10. Texas Tech's playcalling. Tommy Tuberville wants a new commitment to the running game, but where will that show up? The Red Raiders have what I think will be a good QB, but lots of unanswered questions at receiver next to a deep stable of running backs and a good offensive line. I'm also excited to see what freshman tight end Jace Amaro can do.

Can Ponies finally capture community?

August, 24, 2011

DALLAS -- Disconcerting winds are howling all around the SMU football program.

Nationally, college athletics creeps closer to major realignment and threatens to further bury non-BCS conference programs like the Mustangs. SMU coach June Jones said schools like his better start thinking out of the box or "we'll be left behind."

Locally, all is not calm, either. SMU athletic director Steve Orsini is feverishly pounding the pavement attempting to boost ticket sales that he described as "flat" for the upcoming season. The hard sell has come as a bit of a surprise to the athletics department, considering Jones' team easily boasts the most promising SMU squad in decades after already accomplishing consecutive bowl appearances for the first time since the mid-1980s.

But if locals won't get on board -- attendance in 2010 increased by only 2,167 to an average of 23,315 last year, leaving some 9,000 empty seats at picturesque Ford Stadium -- then what hope is there for SMU to raise its profile nationally like its neighbor to the west?

All good things take time, and TCU coach Gary Patterson will tell you that (Fort Worth didn't turn purple overnight). Unfortunately for SMU, a potential massive shift toward four 16-team super-conferences -- predicted by Jones to happen within 24 months -- yields little time for incremental growth.

"It's very important for our community and all the things that are happening in college athletics today," Orsini said of growing the bandwagon. "The timing is just right. It's time for SMU to get back into the national landscape, to be relevant again. I believe we're accomplishing that and, yet, we still have a long way to go."

To read the rest of the story, click here.

Davey O'Brien QB watch list announced

July, 15, 2011
The Davey O'Brien Foundation announced its watch list Friday featuring the nation's top 38 collegiate quarterbacks.

Baylor's Robert Griffin and Oklahoma's Landry Jones -- both 2010 semifinalist -- return to the list. Also appearing are SMU's Kyle Padron, Texas A&M's Ryan Tannehill and Oklahoma State's Brandon Weeden.

Appearing on the watch list is not a requirement to win the Davey O'Brien Award. Quarterbacks from all 120 Division I FBS schools are eligible until the field is narrowed to 16 candidates on Oct. 24. The three finalists will be announced Nov. 21, and the winner Dec. 8.

Two of the last three winners of the award have come from the Big 12 South. Texas' Colt McCoy was honored in 2009, and Oklahoma's Sam Bradford won the year before. Auburn's Cam Newton was the 2010 winner.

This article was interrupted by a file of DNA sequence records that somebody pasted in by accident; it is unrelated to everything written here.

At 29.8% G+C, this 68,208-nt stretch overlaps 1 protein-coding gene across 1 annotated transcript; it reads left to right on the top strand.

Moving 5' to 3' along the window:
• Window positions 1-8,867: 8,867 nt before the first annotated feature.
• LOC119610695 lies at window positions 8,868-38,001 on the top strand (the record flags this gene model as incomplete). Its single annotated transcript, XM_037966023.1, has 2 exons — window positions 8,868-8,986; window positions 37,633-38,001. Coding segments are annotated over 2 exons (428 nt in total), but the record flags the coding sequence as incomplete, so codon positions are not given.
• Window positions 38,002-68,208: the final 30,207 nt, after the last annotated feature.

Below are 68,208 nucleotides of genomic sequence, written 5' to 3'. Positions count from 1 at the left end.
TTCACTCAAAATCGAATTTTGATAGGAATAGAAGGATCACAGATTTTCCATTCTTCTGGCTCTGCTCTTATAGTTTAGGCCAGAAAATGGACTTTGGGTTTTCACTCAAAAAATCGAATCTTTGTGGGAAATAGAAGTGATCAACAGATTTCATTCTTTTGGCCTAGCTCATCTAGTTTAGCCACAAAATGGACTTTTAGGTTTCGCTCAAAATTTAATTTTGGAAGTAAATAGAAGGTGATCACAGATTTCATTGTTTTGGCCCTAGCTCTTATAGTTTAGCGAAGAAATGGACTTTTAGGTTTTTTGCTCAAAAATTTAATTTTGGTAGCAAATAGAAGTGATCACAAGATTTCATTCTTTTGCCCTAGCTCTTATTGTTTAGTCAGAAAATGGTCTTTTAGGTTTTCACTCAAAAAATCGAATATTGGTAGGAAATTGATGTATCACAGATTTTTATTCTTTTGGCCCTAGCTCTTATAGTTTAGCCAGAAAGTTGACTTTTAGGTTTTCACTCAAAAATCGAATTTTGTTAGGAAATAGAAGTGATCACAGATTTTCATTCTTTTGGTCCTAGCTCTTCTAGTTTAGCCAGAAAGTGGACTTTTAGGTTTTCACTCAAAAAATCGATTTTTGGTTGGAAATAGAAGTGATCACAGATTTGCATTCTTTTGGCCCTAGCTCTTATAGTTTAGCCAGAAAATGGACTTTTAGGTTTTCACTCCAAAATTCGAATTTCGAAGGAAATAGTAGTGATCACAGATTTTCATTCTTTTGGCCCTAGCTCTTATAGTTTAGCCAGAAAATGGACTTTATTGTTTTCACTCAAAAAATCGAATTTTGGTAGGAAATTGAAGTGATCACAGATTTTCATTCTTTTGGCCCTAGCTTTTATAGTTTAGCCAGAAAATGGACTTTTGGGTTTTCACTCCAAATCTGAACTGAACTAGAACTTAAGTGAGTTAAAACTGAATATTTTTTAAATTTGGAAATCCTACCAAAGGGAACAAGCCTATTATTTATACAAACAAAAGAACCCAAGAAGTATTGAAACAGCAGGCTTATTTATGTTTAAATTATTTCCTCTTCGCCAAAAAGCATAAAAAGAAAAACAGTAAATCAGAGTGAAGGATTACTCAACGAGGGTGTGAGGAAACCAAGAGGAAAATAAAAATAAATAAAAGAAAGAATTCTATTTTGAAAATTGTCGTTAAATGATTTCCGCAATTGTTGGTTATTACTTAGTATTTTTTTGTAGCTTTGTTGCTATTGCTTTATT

The 35th Davey O'Brien Awards dinner will be Feb. 20, 2012, in Fort Worth.
Bruce Feldman takes to his mailbag to answer questions on this year's non-BCS sleeper team -- the SMU Mustangs.

His take:
I'll throw out an even bigger dark horse to watch in 2011: the SMU Mustangs. This is a team that is going to be really interesting to keep an eye on.

June Jones, who went 1-11 in his first season there, then 8-5 two seasons ago and 7-7 in 2010, has a talented, maturing bunch coming back, with 18 starters returning. The entire offensive line returns, as does the defensive line. Better still, Jones' triggerman, Kyle Padron, the latest Southlake Carroll High School quarterback product, is back for his third season in Jones' quarterback-friendly system. The 6-foot-4 junior completed 59 percent of his passes for 3,828 yards in 2010, boasting an impressive 31-14 TD-INT ratio.

If I'm going to be realistic, this is probably more like a 10-2 caliber team that falls a bit short of a BCS bowl berth. However, the Mustangs definitely have a shot at being this year's BCS-buster.

For more (it's Insider content), click here.

Rapid Reax: SMU comeback falls short

December, 30, 2010
UNIVERSITY PARK, Texas -- SMU fell behind 16-0 and scored twice in the second half to make it 16-14, but couldn't quite come all the way back.

A few random thoughts from today's Armed Forces Bowl:

* SMU's Kyle Padron looked like a different quarterback in the second half. He struggled in the first half with two interceptions and a lost fumble. He seemed a bit out of sync and had some overthrows and tried to throw the ball into some tight spots. That wasn't the case in the second half. He was much more comfortable and led the Mustangs on a 92-yard drive in the third quarter and a 74-yard drive in the fourth quarter to alter the momentum. He made some smart decisions and helped lead his team back into the game.

* SMU started the game with a huge play as Padron threw deep to Aldrick Robinson for 45 yards to put SMU at the Army 35-yard line. Padron threw the ball against the wind and it was underthrown, but Robinson made a nice play on the ball to snatch it.

* Army's Josh McNary made a nice play on that first drive, sacking Padron and forcing a fumble. Chad Littlejohn picked it up and showed good speed, scampering 55 yards to the end zone to give Army the 7-0 lead. Padron got turned around and didn't secure the ball well enough.

* Wind didn't make things easy on kickers, either. Matt Szymanski missed a 35-yard field goal into the wind in the first quarter as he moved to his right. He missed a 47-yarder with 4:05 left in the fourth quarter (against the wind again) that would have given SMU the lead.